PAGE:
But to further prove that addiction has a direct correlation with our bonds and connections with society, we need to take a look at the country of Switzerland. The war on drugs has been going on for about a century now, governments all over the world spend a ton of money trying to cut off supplies of drugs to addicts. The core strategy and motto for the war on drugs was: “No drugs, no problems.” Therefore, many countries have been focused on eliminating the supply of drugs and eradicating drug traffickers. In the United States and Great Britain, addicts are punished and shamed. They are thrown in jail and gain a criminal record, which means they’ll never be able to work in the economic society ever again. Approximately one trillion U.S. dollars has been put into the war on drugs since 1971. But despite the colossal amounts of effort and money put into combating drug abuse, the problem has just been getting worse. This is because the strategy ignores supply and demand. The government decreased the supply of the product without decreasing demand. Normally, if you decrease the supply of something, the price goes up, discouraging people to purchase it. However, drugs will be consumed no matter what due to addiction and the great demand. Lowering the demand will only cause producers to create more, increasing the availability.
During the 1980s, Switzerland experienced a heroin crisis. HIV rates sky-rocketed, and street crime became a huge problem. Instead of lowering the supply of the drug, they focused on lowering the demand side. Many heroin-maintenance centers were opened all over the country. They provided the addicts with clean needles, free heroin, injection rooms, and medical supervision. Social workers assisted the addicts in the centers to find jobs and housing. As a result, over 2/3 of the people in the centers obtained regular jobs because they could focus on getting on with their lives rather than financing their addiction. 70% of all heroin addicts received proper treatment and deaths from heroin abuse have dropped by 50% since the program started. It was not only Switzerland that showed the benefits of this. In 2001, the Portuguese government decriminalized all drugs and spend the money used previously on getting rid of drugs, to helping the addicts. The government paid the wages of addicts and helped them find work until they could get back on their feet again. During 1999, nearly 1% of the country’s population were drug addicts. But after this initiative, drug use dropped sharply, an astounding 50%. Both Switzerland and Portugal show us that instead of punishing and focusing on getting rid of the source of the problem, we should instead focus on how we can reduce the damage by guiding the society to create better bonds instead of bonds with drugs; it is also the best proof that addiction is best fought by connection, rather than of accusation and judgement.
The feeling that often comes to mind when we talk about junkies or addicts is disgust and anathema. You feel an urge to separate them from our community until they are sober again. This needs to change. As the Vietnam War and the studies of Professor Alexander have shown us, the solution to addiction is to embrace. We put addicts that are not well in a situation where they feel worse, we cast them out of society and label them with vulgar names, we spit on them with abomination when instead what we should be doing is helping them get their lives back together and making sure that they are not alone.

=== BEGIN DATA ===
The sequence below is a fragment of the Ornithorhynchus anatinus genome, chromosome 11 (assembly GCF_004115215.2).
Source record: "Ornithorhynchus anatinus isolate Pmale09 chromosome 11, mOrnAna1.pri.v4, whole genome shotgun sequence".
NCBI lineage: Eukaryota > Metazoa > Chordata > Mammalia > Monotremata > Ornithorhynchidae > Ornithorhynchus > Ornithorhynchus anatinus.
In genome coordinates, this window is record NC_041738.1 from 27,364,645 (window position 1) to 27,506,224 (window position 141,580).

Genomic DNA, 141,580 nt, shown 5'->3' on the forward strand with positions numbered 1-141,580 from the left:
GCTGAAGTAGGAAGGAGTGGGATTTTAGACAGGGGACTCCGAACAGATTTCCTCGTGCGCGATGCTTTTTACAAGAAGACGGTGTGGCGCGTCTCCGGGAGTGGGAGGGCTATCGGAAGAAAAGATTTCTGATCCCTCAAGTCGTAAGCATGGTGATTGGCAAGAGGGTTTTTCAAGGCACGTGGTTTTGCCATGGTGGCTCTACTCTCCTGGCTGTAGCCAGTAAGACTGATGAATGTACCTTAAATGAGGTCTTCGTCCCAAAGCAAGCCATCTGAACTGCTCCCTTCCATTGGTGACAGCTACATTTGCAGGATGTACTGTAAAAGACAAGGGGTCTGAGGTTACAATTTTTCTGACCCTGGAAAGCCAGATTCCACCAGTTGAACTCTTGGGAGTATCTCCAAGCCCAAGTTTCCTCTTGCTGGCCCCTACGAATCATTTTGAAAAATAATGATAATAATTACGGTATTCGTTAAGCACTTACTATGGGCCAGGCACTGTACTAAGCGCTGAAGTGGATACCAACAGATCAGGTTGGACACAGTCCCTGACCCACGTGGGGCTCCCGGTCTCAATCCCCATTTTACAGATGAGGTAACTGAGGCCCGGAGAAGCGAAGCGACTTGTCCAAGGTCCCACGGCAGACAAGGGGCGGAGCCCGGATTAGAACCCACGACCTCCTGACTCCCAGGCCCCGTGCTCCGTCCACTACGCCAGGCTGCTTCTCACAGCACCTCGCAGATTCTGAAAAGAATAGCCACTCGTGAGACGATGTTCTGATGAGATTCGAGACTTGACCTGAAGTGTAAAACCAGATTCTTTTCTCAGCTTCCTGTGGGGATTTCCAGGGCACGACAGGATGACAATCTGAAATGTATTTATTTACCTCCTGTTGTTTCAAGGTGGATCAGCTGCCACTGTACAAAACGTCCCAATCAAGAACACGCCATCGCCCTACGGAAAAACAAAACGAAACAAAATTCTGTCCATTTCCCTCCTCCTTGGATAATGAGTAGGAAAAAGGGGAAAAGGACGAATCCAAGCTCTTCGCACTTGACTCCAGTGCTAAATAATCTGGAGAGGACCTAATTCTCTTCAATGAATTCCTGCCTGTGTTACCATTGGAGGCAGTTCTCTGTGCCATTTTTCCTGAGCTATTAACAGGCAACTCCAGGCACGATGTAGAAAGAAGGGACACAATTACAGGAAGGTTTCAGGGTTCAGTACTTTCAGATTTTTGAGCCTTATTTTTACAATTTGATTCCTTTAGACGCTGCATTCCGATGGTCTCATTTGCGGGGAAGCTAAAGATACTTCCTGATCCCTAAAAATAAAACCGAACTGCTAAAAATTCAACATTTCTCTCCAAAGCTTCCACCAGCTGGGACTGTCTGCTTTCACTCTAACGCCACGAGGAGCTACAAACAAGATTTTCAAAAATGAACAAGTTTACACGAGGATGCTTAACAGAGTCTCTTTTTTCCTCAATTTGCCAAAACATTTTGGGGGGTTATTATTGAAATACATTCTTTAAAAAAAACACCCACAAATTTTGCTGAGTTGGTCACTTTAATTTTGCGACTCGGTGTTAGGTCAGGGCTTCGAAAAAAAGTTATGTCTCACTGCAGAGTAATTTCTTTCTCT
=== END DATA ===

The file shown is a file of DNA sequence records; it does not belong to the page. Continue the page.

Humans are highly social and intelligent beings with a great need to connect. Without other beings to connect with, we bond with other things that provide us some sense of satisfaction whether it be drugs, your phone, pornography, gambling, or video games. This is no longer an individual issue for addicts, it’s an issue for humanity.
To eradicate the problem of addiction, we must rid ourselves of the negative bonds by creating with positive bonds. We should help the addicts by facilitating an environment where they feel safe and included, not by throwing them in prison where the bars are literally caged like the rats lived in.
We might never be able to stop individual cases of people using drugs for recreational purposes, but what we can do is promote a world where those people are accepted. One might never walk out of the shadows of drug abuse alone, but hand in hand, as an entire species, we are able. It is important to keep in mind that the opposite of addiction is not sobriety. “The opposite of addiction is connection.”
“Addiction.” YouTube, uploaded by Kurzgesagt – In a Nutshell, 9 Oct. 2015, https://www.youtube.com/watch?v=ao8L-0nSYzg.
“Why The War on Drugs Is a Huge Failure.” Youtube, uploaded by Kurzgesagt – In a Nutshell, 1 Mar. 2016, https://www.youtube.com/watch?v=wJUXLqNHCaI.
Johnson, Alan. “Drug overdose deaths pushed to another record high in Ohio.” The Columbus Dispatch, 25 Aug. 2016, http://www.dispatch.com/content/stories/local/2016/08/25/drug-overdose-deaths-pushed-to-another-record-high-in-ohio.html. Accessed 5 Dec. 2016.
American Society of Addiction Medicine. Opioid Addiction 2016 Facts and Figures. CWPA, NCTE, and NWP, 2016, http://www.asam.org/docs/default-source/advocacy/opioid-addiction-disease-facts-figures.pdf
“Rat Park.” Wikipedia, 6 Sept. 2016, https://en.wikipedia.org/wiki/Rat_Park
Alexander, Bruce. “Addiction: The View from Rat Park.”The Globalization of Addiction , 2010, http://www.brucekalexander.com/articles-speeches/rat-park/148-addiction-the-view-from-rat-park. Accessed 5 Dec. 2016.
“Housing: Then, Now, and Future.” MKM Research, 5 Dec. 2016, http://www.moyak.com/papers/house-sizes.html.
Aleem, Zeeshan. mic.com, 11 Feb. 2015 “14 Years After Decriminalizing All Drugs, Here’s What Portugal Looks Like.” https://mic.com/articles/110344/14-years-after-portugal-decriminalized-all-drugs-here-s-what-s-happening#.X3AMaWpsz. Accessed 14 Dec. 2016.